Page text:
Thank you everyone, for your very generous offers of time to swatch the Sylvia shawl charts. I really appreciate it. 🙂 I will be in touch very shortly!
Today, I thought I’d take a break from knitting the Windsor Cardi to talk about it.
It’s an interesting knit, something different. It is constructed in a way I haven’t experienced before. It seems I’m learning something new even though I hadn’t planned to!
Here she is, the main body done, and almost one sleeve completed. It will look nicer once the lace is blocked.
So far, I’ve knitted bottom-up-in-pieces patterns; bottom-up-in-the-round (where the sleeves are joined in afterwards); and top-down where you knit the sleeves afterwards. Well, Windsor is knitted bottom up-all-in-one from the welt to the armholes, then you put that aside, and knit the sleeves in-the-round separately, and then you finish by joining the sleeves with the body and knitting the bodice all in one. It’s like backwards top-down.
The mind is boggling. I can’t quite picture how the sleeves can be knitted together with the bodice and there not be a few awkward moments! There are only 11 stitches on the holder for the underarm join, so the sleeve is still decidedly tubular. Hmm. I guess it will all fall into place once I put it together, which is what usually happens. Having now finished one sleeve, I’ve held it up against the body of the cardigan where the join is to take place, and I think I can just see it happening.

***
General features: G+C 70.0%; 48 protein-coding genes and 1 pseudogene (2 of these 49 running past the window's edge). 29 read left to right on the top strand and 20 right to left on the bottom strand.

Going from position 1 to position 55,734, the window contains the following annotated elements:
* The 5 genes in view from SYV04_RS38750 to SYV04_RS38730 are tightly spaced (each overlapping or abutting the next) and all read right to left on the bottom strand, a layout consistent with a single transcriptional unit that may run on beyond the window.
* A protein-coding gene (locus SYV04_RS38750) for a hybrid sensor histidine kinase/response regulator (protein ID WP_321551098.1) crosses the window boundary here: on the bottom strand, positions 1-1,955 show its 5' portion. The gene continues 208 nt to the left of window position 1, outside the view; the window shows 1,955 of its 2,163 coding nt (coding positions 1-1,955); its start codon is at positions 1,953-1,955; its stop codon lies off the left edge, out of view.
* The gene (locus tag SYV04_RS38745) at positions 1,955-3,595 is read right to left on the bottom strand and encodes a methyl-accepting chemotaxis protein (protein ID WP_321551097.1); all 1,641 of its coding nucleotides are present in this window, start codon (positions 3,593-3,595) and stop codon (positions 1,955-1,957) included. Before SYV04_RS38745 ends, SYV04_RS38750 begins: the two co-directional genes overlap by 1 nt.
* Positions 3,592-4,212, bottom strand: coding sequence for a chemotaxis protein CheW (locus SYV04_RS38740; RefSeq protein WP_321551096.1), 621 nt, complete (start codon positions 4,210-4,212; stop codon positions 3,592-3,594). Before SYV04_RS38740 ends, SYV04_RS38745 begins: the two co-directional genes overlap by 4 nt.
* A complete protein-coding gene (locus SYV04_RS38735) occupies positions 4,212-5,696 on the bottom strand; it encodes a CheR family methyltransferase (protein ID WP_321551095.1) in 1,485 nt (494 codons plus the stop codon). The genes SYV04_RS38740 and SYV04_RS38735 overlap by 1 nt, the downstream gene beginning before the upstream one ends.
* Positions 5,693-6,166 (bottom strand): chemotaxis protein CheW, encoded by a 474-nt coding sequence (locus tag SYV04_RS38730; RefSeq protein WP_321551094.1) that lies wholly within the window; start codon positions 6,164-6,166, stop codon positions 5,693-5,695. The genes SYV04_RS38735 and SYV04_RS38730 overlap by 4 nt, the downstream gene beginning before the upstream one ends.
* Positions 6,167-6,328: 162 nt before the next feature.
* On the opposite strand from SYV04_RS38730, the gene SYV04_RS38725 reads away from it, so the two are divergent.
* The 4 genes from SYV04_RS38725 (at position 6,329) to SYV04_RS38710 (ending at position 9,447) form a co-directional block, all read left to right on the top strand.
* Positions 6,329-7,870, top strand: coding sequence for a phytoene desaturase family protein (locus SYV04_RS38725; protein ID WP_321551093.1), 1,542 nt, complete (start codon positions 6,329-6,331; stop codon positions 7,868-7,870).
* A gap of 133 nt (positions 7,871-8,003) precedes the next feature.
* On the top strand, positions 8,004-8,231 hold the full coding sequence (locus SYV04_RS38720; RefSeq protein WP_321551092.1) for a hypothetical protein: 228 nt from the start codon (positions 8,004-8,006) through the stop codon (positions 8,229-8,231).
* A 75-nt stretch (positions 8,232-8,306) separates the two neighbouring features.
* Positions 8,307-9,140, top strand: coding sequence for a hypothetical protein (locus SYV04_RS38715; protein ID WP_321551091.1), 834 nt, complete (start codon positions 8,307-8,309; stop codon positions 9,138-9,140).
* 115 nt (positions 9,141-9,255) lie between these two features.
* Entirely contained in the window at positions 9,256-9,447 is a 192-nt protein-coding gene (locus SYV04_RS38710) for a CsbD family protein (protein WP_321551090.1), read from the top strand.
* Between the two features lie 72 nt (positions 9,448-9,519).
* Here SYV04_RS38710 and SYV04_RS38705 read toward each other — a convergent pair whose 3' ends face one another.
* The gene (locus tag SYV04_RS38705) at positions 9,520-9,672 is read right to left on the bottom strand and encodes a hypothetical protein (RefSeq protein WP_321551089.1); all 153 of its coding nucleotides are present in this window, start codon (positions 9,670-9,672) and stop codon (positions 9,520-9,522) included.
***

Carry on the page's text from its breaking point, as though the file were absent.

I have to say this is not my favourite method of knitting a garment. If you’re knitting top-down, you can measure against yourself as you go, which gives you a reasonable guarantee of a good fit. If you’re knitting in pieces, you can similarly measure as you go to make sure that things are fitting. But knitting this way, I have absolutely no idea if the sleeves will be the right length, or if the body is the right length, or indeed, if the entire thing will fit at all. It’s like knitting blind, and it is a most uncomfortable feeling.
I suspect if I use this method a few more times I’ll start to understand whereabouts on the garment the joins take place so I can anticipate fit, but in the meantime, must.stop.hyper-ventilating…
The other interesting thing about this cardigan so far is the sleeve width. It’s surprisingly very wide at the cuff – almost a bell. It’s something I didn’t pick up in the photos of the pattern, and it wasn’t until I was casting on 80(!) stitches with sport-weight yarn that I realised something was a little different! My wrists are quite slim, and after knitting a few rows, I decided the sleeves would look ridiculous on me at that width, so I frogged it and started again with 72. I chose this number because it’s just two stitches more than the stitch number for the body of the sleeve, so the general effect will be a straight sleeve rather than a puffy (or bell) one.
This number of cast-on stitches does not create such a pretty transition from ribbing to lace as per the waist welt, but at least I won’t look like I’ve got overly stretched sleeves.
Here’s hoping I will have a pretty cardigan to show you in the not too distant future!